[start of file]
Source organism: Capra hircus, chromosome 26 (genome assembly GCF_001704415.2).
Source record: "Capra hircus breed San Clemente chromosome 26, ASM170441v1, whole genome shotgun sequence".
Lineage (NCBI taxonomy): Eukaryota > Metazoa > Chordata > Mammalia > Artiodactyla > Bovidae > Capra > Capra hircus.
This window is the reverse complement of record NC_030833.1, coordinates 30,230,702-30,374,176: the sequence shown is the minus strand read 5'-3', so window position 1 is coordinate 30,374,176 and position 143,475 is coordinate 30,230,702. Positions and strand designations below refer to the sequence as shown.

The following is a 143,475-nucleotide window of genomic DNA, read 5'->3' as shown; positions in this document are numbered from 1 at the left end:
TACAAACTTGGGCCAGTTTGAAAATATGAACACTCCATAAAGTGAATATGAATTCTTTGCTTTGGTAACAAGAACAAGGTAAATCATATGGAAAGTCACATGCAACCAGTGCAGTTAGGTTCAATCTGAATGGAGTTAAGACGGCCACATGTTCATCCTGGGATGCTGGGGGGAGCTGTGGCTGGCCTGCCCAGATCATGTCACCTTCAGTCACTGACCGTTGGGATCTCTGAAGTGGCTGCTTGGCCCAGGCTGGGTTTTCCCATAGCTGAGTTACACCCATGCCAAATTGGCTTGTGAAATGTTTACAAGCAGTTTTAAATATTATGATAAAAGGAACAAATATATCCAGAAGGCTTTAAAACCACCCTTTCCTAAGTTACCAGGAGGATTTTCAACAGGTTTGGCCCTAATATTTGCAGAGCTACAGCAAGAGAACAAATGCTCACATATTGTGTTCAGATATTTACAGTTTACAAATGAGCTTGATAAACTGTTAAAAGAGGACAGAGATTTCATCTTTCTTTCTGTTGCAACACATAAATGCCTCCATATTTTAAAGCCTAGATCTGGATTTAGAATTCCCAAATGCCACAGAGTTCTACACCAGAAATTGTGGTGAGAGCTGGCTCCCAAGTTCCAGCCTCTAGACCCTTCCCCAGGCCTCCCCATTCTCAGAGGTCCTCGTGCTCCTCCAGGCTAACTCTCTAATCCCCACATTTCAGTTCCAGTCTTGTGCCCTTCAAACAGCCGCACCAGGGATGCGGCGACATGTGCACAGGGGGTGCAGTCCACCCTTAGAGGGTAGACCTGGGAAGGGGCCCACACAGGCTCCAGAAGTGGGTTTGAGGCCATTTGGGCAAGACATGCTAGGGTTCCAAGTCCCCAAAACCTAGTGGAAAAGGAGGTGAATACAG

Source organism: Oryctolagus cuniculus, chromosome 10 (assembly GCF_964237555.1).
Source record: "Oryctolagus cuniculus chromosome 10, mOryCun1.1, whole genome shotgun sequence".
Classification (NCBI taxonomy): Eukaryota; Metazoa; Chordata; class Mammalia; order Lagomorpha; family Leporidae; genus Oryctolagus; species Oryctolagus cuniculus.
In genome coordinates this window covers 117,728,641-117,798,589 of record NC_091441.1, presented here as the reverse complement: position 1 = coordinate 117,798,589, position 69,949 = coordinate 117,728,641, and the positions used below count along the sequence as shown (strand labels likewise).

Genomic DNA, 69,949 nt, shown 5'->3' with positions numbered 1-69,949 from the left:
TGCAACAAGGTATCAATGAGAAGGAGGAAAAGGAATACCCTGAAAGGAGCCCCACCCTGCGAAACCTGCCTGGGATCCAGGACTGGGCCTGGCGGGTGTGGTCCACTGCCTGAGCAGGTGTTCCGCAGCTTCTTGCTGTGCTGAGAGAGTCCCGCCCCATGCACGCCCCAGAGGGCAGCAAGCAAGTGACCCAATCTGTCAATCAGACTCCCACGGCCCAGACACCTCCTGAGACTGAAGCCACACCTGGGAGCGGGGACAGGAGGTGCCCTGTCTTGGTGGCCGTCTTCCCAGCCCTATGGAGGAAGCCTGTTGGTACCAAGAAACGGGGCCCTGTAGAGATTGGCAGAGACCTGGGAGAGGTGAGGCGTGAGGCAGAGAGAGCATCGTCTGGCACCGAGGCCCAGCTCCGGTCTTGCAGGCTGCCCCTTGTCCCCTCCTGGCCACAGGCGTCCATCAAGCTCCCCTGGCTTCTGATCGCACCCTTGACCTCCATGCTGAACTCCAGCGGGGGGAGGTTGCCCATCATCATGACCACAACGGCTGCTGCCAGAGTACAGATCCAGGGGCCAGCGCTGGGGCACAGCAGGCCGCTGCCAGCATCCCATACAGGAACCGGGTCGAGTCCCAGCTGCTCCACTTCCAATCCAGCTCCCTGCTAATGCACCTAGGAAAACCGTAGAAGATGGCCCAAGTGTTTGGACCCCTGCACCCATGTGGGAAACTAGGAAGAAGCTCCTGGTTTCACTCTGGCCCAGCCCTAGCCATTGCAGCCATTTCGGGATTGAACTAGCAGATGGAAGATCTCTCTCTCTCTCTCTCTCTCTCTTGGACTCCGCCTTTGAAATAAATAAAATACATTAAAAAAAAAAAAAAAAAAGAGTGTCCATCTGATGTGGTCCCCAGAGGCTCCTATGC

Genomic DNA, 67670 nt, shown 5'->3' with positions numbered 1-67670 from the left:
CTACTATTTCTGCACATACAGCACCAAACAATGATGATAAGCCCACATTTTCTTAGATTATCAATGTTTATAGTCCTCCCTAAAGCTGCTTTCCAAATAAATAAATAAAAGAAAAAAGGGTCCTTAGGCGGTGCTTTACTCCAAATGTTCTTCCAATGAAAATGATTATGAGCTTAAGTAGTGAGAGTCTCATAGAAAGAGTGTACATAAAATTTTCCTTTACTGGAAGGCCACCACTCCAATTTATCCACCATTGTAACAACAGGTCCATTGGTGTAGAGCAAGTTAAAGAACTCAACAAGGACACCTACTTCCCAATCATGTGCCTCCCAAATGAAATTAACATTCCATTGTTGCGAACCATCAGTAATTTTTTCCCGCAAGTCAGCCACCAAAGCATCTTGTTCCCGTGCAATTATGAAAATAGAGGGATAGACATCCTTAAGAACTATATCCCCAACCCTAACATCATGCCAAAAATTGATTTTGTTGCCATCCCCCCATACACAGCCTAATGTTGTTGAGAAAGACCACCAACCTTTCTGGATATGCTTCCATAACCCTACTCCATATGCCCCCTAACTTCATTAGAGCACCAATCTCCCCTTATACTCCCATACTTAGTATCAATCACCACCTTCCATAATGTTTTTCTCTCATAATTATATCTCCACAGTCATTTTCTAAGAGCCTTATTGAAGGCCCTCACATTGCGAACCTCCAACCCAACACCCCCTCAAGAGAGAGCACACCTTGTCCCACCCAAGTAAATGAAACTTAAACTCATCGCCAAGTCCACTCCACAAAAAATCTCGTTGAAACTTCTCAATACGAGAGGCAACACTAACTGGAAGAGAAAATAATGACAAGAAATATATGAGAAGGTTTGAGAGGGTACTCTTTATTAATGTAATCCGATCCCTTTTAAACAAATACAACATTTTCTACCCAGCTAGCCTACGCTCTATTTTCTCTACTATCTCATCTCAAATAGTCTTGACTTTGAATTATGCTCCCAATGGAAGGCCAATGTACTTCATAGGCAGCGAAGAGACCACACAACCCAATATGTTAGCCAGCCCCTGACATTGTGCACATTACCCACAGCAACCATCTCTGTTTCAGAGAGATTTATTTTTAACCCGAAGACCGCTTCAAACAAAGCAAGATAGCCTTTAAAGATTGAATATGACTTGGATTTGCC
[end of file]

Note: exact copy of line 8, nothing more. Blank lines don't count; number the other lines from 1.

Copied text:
Source record: "Oryctolagus cuniculus chromosome 10, mOryCun1.1, whole genome shotgun sequence".